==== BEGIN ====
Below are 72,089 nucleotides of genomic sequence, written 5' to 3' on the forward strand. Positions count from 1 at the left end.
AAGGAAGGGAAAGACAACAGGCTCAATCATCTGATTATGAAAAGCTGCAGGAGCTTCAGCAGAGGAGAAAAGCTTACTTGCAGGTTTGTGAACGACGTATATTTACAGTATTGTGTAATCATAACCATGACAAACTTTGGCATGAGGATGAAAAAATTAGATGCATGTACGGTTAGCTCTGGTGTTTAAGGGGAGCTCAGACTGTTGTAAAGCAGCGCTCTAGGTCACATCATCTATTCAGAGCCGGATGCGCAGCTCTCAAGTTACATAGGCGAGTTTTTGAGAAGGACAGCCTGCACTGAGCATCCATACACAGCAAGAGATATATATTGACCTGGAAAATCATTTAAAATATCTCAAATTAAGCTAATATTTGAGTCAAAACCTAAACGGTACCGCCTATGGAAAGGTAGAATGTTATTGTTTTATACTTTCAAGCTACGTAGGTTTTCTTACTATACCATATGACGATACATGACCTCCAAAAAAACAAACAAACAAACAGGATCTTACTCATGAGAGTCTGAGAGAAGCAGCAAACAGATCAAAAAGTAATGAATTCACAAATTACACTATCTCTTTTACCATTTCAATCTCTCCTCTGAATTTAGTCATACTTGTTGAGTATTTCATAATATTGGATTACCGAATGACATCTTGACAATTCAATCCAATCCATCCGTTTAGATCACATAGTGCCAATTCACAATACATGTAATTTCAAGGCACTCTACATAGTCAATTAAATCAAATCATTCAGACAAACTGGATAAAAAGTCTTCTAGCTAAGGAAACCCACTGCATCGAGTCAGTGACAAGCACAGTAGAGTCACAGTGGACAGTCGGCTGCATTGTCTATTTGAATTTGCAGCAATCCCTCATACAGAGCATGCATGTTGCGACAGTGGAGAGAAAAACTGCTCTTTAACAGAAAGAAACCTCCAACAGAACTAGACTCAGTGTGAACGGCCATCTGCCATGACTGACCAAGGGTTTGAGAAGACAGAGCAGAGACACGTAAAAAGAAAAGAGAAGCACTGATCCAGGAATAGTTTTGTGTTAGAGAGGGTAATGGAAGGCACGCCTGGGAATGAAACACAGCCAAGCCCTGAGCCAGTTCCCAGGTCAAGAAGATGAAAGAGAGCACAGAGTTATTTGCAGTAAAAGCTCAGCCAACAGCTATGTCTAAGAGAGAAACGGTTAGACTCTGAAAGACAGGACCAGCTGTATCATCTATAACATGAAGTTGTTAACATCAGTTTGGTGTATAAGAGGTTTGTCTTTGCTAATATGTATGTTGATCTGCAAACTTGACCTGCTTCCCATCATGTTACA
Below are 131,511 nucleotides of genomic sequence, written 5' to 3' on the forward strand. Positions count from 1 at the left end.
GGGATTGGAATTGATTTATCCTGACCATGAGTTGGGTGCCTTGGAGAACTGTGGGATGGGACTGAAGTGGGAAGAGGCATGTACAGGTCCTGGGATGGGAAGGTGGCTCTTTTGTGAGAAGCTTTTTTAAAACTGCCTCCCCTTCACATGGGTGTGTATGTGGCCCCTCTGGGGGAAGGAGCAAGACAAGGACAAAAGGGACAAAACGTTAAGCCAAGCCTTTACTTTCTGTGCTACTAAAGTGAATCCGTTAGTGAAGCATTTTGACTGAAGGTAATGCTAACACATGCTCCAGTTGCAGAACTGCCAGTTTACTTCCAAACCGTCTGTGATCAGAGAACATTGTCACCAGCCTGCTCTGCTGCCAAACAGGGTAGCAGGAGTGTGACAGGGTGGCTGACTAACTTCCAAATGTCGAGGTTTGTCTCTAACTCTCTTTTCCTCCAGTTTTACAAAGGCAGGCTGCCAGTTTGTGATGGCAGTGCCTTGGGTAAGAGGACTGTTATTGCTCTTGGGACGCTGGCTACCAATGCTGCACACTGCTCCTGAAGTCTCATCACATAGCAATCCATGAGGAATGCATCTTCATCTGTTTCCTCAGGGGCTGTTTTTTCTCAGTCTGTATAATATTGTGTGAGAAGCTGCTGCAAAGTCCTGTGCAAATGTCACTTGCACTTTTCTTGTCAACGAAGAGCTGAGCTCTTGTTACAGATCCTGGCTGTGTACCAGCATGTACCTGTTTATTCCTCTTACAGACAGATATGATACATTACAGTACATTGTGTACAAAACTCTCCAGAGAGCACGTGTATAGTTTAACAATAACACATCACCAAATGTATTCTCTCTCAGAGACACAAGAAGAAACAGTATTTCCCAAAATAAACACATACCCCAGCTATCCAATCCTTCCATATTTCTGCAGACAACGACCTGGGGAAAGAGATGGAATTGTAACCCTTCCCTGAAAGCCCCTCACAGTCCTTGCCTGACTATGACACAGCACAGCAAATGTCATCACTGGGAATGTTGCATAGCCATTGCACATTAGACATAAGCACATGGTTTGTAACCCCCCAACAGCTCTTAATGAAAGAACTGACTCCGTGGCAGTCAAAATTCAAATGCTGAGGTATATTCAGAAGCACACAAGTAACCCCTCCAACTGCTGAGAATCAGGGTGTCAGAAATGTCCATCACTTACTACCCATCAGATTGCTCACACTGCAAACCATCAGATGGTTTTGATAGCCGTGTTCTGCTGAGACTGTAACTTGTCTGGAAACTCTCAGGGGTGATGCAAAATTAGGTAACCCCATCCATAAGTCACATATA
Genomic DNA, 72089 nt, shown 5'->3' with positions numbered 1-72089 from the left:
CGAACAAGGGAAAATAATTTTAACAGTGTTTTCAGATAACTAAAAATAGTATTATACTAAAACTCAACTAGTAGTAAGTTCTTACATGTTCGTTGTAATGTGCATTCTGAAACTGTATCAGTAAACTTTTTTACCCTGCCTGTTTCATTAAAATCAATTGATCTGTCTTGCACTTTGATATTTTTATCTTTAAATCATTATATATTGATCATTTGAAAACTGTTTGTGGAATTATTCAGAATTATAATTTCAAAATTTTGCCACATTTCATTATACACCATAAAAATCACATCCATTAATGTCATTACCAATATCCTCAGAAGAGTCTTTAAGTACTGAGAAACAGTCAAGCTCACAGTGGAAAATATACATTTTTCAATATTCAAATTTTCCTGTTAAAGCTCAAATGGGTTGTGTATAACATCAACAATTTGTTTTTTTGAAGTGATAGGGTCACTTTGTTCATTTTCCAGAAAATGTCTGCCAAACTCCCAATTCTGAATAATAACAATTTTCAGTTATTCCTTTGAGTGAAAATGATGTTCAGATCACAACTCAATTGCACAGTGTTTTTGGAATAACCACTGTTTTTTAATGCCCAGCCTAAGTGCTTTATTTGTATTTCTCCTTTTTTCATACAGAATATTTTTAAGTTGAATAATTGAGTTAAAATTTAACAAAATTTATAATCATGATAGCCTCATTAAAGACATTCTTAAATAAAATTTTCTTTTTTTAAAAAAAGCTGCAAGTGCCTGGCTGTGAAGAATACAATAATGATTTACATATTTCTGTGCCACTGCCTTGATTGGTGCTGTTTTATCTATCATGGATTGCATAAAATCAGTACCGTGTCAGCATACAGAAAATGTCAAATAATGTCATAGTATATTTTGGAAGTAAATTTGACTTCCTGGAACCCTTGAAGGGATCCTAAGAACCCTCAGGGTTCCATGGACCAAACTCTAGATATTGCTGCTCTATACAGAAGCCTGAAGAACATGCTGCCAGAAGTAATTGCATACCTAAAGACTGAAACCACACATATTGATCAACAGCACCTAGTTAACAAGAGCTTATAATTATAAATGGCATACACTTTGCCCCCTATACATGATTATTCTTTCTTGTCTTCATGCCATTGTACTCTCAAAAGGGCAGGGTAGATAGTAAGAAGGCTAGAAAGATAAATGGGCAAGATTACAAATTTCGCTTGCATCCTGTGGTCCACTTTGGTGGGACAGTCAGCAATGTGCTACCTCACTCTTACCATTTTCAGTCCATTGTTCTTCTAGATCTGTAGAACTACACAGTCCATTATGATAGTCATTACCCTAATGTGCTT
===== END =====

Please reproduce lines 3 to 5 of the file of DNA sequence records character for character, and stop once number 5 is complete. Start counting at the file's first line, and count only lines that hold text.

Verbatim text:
Below are 131,511 nucleotides of genomic sequence, written 5' to 3' on the forward strand. Positions count from 1 at the left end.
GGGATTGGAATTGATTTATCCTGACCATGAGTTGGGTGCCTTGGAGAACTGTGGGATGGGACTGAAGTGGGAAGAGGCATGTACAGGTCCTGGGATGGGAAGGTGGCTCTTTTGTGAGAAGCTTTTTTAAAACTGCCTCCCCTTCACATGGGTGTGTATGTGGCCCCTCTGGGGGAAGGAGCAAGACAAGGACAAAAGGGACAAAACGTTAAGCCAAGCCTTTACTTTCTGTGCTACTAAAGTGAATCCGTTAGTGAAGCATTTTGACTGAAGGTAATGCTAACACATGCTCCAGTTGCAGAACTGCCAGTTTACTTCCAAACCGTCTGTGATCAGAGAACATTGTCACCAGCCTGCTCTGCTGCCAAACAGGGTAGCAGGAGTGTGACAGGGTGGCTGACTAACTTCCAAATGTCGAGGTTTGTCTCTAACTCTCTTTTCCTCCAGTTTTACAAAGGCAGGCTGCCAGTTTGTGATGGCAGTGCCTTGGGTAAGAGGACTGTTATTGCTCTTGGGACGCTGGCTACCAATGCTGCACACTGCTCCTGAAGTCTCATCACATAGCAATCCATGAGGAATGCATCTTCATCTGTTTCCTCAGGGGCTGTTTTTTCTCAGTCTGTATAATATTGTGTGAGAAGCTGCTGCAAAGTCCTGTGCAAATGTCACTTGCACTTTTCTTGTCAACGAAGAGCTGAGCTCTTGTTACAGATCCTGGCTGTGTACCAGCATGTACCTGTTTATTCCTCTTACAGACAGATATGATACATTACAGTACATTGTGTACAAAACTCTCCAGAGAGCACGTGTATAGTTTAACAATAACACATCACCAAATGTATTCTCTCTCAGAGACACAAGAAGAAACAGTATTTCCCAAAATAAACACATACCCCAGCTATCCAATCCTTCCATATTTCTGCAGACAACGACCTGGGGAAAGAGATGGAATTGTAACCCTTCCCTGAAAGCCCCTCACAGTCCTTGCCTGACTATGACACAGCACAGCAAATGTCATCACTGGGAATGTTGCATAGCCATTGCACATTAGACATAAGCACATGGTTTGTAACCCCCCAACAGCTCTTAATGAAAGAACTGACTCCGTGGCAGTCAAAATTCAAATGCTGAGGTATATTCAGAAGCACACAAGTAACCCCTCCAACTGCTGAGAATCAGGGTGTCAGAAATGTCCATCACTTACTACCCATCAGATTGCTCACACTGCAAACCATCAGATGGTTTTGATAGCCGTGTTCTGCTGAGACTGTAACTTGTCTGGAAACTCTCAGGGGTGATGCAAAATTAGGTAACCCCATCCATAAGTCACATATA
Genomic DNA, 72089 nt, shown 5'->3' with positions numbered 1-72089 from the left: